We sit poised on the top of a cliff, a near drop off before us, gullying down to a rushing river. In the middle of the river, a bridge of snow and ice hints at our destination. My husband guns the snowmobile engine. “Ready?”
Ready? What? — for a face plant into a tree, maybe reconstructive surgery? To feel my stomach ripped from my body as we plummet down the mountain? To let every mitochondria scream and unleash the snow from the low-hanging evergreens?
Let’s do it!
We live on five acres of woods in northern Minnesota that butts up to a national forest area. Hence, our backyard is about a hundred thousand acres. Aside from harboring deer, lynx, fox, cougar and bear, it also makes excellent snowmobile terrain. And this year, Mrs. Claus gave her Santa a snowmobile for two.
I love snowmobiling. Flying over the snow, catching air over drifts. I love to drive, to be at the helm of the beast as I weave around trees and over hill and dale, my husband sitting behind me. I also love riding behind my husband as he drives, feeling those powerful arms as he’s muscling the snowmobile into the wilds. We follow unknown trails, driven by a Magellan spirit, hoping that we have enough gas to get us back to civilization. I love hanging on, simply trusting him as we drive deeper into the forest, knowing that wherever he’s taking me, he’s going first.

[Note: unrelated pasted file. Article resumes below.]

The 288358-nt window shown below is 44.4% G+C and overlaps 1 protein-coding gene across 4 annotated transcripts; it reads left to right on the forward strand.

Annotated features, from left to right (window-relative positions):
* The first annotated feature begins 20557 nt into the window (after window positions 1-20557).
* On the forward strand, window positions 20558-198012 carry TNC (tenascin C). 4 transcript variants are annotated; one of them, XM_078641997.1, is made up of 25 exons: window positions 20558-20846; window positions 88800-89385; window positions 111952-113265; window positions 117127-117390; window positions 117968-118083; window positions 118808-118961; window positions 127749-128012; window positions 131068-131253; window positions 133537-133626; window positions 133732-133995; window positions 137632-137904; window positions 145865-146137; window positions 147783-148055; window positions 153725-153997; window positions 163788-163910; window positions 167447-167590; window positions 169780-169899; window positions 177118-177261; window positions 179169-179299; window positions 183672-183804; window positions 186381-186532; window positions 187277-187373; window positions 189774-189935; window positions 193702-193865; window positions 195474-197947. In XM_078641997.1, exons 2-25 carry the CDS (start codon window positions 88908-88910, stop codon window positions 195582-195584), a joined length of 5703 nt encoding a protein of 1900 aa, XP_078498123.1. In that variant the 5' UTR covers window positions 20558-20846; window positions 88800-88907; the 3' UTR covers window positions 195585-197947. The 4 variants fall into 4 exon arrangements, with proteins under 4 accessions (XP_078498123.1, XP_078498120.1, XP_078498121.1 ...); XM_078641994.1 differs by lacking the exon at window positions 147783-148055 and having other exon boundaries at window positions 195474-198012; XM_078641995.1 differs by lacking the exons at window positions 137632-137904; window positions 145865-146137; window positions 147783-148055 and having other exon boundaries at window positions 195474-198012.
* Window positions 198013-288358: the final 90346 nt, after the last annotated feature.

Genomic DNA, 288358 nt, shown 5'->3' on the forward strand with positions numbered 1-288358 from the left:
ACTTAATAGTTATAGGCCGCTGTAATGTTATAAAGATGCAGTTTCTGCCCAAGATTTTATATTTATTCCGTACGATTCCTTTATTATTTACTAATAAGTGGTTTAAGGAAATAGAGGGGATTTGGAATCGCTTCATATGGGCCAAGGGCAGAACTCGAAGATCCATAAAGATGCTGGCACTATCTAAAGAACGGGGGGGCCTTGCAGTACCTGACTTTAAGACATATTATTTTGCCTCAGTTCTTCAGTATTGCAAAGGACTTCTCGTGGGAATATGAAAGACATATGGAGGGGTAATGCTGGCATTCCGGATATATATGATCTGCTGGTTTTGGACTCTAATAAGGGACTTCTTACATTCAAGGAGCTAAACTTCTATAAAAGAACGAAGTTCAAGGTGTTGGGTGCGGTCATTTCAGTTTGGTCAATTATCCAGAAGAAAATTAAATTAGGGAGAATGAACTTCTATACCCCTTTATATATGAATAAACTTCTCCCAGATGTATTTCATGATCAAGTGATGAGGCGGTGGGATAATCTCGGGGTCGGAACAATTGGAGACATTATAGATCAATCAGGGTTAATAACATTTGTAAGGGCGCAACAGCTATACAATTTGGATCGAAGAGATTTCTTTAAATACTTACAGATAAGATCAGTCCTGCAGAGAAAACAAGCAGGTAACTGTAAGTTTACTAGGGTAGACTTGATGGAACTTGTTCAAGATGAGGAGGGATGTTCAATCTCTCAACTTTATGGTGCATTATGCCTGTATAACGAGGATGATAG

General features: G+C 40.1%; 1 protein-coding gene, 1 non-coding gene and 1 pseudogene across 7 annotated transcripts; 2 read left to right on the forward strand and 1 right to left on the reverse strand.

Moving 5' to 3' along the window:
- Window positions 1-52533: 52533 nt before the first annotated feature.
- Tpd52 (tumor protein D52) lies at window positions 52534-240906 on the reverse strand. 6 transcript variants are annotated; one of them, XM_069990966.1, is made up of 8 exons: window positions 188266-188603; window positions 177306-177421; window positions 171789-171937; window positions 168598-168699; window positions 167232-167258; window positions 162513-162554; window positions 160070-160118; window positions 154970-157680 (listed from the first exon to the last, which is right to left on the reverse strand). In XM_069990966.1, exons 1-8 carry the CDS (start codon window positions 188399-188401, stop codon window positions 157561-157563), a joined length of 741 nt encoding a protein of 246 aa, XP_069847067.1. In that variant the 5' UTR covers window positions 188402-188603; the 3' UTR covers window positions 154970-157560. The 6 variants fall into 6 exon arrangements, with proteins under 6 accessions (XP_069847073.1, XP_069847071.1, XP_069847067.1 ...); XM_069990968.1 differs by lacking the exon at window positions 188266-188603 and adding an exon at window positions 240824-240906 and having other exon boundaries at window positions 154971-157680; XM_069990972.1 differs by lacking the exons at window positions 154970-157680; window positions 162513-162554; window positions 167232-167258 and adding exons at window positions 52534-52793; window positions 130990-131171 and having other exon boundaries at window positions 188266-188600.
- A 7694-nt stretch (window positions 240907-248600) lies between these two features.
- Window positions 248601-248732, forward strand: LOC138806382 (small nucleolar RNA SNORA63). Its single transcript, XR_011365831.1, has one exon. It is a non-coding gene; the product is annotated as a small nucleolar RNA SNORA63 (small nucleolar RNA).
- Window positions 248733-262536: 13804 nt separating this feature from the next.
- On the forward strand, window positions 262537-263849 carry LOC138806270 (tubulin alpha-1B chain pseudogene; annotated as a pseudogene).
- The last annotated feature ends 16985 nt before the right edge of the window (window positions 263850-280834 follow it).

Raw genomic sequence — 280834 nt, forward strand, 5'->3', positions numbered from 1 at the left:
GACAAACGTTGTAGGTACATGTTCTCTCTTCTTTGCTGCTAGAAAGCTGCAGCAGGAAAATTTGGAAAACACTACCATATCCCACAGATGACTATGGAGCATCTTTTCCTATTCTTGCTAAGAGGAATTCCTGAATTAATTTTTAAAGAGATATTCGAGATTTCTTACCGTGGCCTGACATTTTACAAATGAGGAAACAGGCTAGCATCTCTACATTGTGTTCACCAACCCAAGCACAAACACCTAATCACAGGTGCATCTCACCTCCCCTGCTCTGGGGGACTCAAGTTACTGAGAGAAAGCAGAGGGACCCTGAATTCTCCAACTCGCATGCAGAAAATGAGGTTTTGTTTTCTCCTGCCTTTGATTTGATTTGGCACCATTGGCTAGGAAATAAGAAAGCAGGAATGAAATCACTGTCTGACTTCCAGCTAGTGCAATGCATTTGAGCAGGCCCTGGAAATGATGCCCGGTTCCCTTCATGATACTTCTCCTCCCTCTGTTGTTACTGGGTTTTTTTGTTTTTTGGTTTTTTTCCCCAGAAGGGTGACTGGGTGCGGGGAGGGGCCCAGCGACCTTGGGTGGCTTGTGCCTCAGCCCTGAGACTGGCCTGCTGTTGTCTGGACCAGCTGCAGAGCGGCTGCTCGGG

But there are times, when I see where he’s taking me, and I just have to bury my head in his back. Like straight down a cliff.
However, my heart cheers, despite its terror as we gun it down the hill, over the river, up the opposite side. And, if we hadn’t let ourselves go, we would have never discovered the beauty of a winter river, a hidden jewel buried deep in the forest. Nor the exhilaration of facing the challenge together.
Further on, we find an enchanted forest of towering white pine. Catch a view of Lake Superior, discover an old cabin in the woods.
It occurs to me that snowmobiling is much like my spiritual life. Occasionally, I drive, and it’s me setting our course, weaving through the trees, getting us hopelessly lost. But when God takes the
Thanks for spending the month with me! If you’d like to read more about my family and our life running a resort on the North Shore of MN, read any of Susan May Warren’s Christiansen Family series – and check our Winter Novella: Evergreen! “wheel”, and I hang on, I see the scenery, and I trust Him for the speed and destination. I trust him to keep me safe. I trust him to bring me home, where there is an eternal supply of hot chocolate.
Have a blessed Holiday season!
Jer: 29:11: For I know the thoughts and plans that I have for you, say the Lord, thoughts and plans for welfare and peace, and not for evil, to give you hope in your final outcome.